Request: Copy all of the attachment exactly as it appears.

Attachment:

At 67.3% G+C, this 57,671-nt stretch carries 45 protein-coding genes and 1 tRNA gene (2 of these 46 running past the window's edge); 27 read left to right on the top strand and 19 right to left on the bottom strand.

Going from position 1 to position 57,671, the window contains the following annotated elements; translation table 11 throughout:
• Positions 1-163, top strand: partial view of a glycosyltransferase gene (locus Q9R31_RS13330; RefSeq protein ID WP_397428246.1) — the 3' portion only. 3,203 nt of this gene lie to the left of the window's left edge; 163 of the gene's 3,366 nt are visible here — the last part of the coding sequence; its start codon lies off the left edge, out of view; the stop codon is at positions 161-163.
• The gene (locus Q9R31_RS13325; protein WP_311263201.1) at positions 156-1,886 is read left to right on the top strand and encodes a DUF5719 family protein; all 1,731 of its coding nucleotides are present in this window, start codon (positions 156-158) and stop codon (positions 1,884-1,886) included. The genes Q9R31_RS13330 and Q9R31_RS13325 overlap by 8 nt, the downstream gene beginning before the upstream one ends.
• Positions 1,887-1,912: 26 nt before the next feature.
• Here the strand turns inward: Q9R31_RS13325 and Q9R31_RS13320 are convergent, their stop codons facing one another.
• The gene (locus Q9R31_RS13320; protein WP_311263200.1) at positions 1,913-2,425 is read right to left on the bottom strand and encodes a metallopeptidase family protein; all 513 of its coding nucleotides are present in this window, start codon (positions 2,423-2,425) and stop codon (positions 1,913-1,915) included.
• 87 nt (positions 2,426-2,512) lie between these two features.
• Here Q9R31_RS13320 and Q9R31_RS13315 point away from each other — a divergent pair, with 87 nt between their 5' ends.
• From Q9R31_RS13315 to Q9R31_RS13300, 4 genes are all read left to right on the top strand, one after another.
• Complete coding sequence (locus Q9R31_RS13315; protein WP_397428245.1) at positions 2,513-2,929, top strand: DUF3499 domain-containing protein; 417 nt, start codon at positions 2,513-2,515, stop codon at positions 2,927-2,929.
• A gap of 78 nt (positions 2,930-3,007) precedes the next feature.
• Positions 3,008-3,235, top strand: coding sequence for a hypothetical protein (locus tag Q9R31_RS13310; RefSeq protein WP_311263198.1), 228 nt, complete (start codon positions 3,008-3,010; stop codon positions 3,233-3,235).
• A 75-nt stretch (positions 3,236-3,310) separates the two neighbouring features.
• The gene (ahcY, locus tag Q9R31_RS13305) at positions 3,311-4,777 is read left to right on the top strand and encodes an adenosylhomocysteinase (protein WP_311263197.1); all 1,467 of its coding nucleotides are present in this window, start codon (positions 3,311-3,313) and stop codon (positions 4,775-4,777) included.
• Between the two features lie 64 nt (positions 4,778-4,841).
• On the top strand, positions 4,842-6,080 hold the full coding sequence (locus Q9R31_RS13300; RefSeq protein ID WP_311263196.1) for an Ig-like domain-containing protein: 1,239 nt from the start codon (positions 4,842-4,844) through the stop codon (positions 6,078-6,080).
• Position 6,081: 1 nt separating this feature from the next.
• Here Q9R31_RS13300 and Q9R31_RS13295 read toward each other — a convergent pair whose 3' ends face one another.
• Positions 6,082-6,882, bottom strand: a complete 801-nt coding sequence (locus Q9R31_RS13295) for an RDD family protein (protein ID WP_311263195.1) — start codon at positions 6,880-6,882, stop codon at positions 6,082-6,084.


At 67.3% G+C, this 57,671-nt stretch carries 45 protein-coding genes and 1 tRNA gene (2 of these 46 running past the window's edge); 27 read left to right on the top strand and 19 right to left on the bottom strand.

Going from position 1 to position 57,671, the window contains the following annotated elements; translation table 11 throughout:
• Positions 1-163, top strand: partial view of a glycosyltransferase gene (locus Q9R31_RS13330; RefSeq protein ID WP_397428246.1) — the 3' portion only. 3,203 nt of this gene lie to the left of the window's left edge; 163 of the gene's 3,366 nt are visible here — the last part of the coding sequence; its start codon lies off the left edge, out of view; the stop codon is at positions 161-163.
• The gene (locus Q9R31_RS13325; protein WP_311263201.1) at positions 156-1,886 is read left to right on the top strand and encodes a DUF5719 family protein; all 1,731 of its coding nucleotides are present in this window, start codon (positions 156-158) and stop codon (positions 1,884-1,886) included. The genes Q9R31_RS13330 and Q9R31_RS13325 overlap by 8 nt, the downstream gene beginning before the upstream one ends.
• Positions 1,887-1,912: 26 nt before the next feature.
• Here the strand turns inward: Q9R31_RS13325 and Q9R31_RS13320 are convergent, their stop codons facing one another.
• The gene (locus Q9R31_RS13320; protein WP_311263200.1) at positions 1,913-2,425 is read right to left on the bottom strand and encodes a metallopeptidase family protein; all 513 of its coding nucleotides are present in this window, start codon (positions 2,423-2,425) and stop codon (positions 1,913-1,915) included.
• 87 nt (positions 2,426-2,512) lie between these two features.
• Here Q9R31_RS13320 and Q9R31_RS13315 point away from each other — a divergent pair, with 87 nt between their 5' ends.
• From Q9R31_RS13315 to Q9R31_RS13300, 4 genes are all read left to right on the top strand, one after another.
• Complete coding sequence (locus Q9R31_RS13315; protein WP_397428245.1) at positions 2,513-2,929, top strand: DUF3499 domain-containing protein; 417 nt, start codon at positions 2,513-2,515, stop codon at positions 2,927-2,929.
• A gap of 78 nt (positions 2,930-3,007) precedes the next feature.
• Positions 3,008-3,235, top strand: coding sequence for a hypothetical protein (locus tag Q9R31_RS13310; RefSeq protein WP_311263198.1), 228 nt, complete (start codon positions 3,008-3,010; stop codon positions 3,233-3,235).
• A 75-nt stretch (positions 3,236-3,310) separates the two neighbouring features.
• The gene (ahcY, locus tag Q9R31_RS13305) at positions 3,311-4,777 is read left to right on the top strand and encodes an adenosylhomocysteinase (protein WP_311263197.1); all 1,467 of its coding nucleotides are present in this window, start codon (positions 3,311-3,313) and stop codon (positions 4,775-4,777) included.
• Between the two features lie 64 nt (positions 4,778-4,841).
• On the top strand, positions 4,842-6,080 hold the full coding sequence (locus Q9R31_RS13300; RefSeq protein ID WP_311263196.1) for an Ig-like domain-containing protein: 1,239 nt from the start codon (positions 4,842-4,844) through the stop codon (positions 6,078-6,080).
• Position 6,081: 1 nt separating this feature from the next.
• Here Q9R31_RS13300 and Q9R31_RS13295 read toward each other — a convergent pair whose 3' ends face one another.
• Positions 6,082-6,882, bottom strand: a complete 801-nt coding sequence (locus Q9R31_RS13295) for an RDD family protein (protein ID WP_311263195.1) — start codon at positions 6,880-6,882, stop codon at positions 6,082-6,084.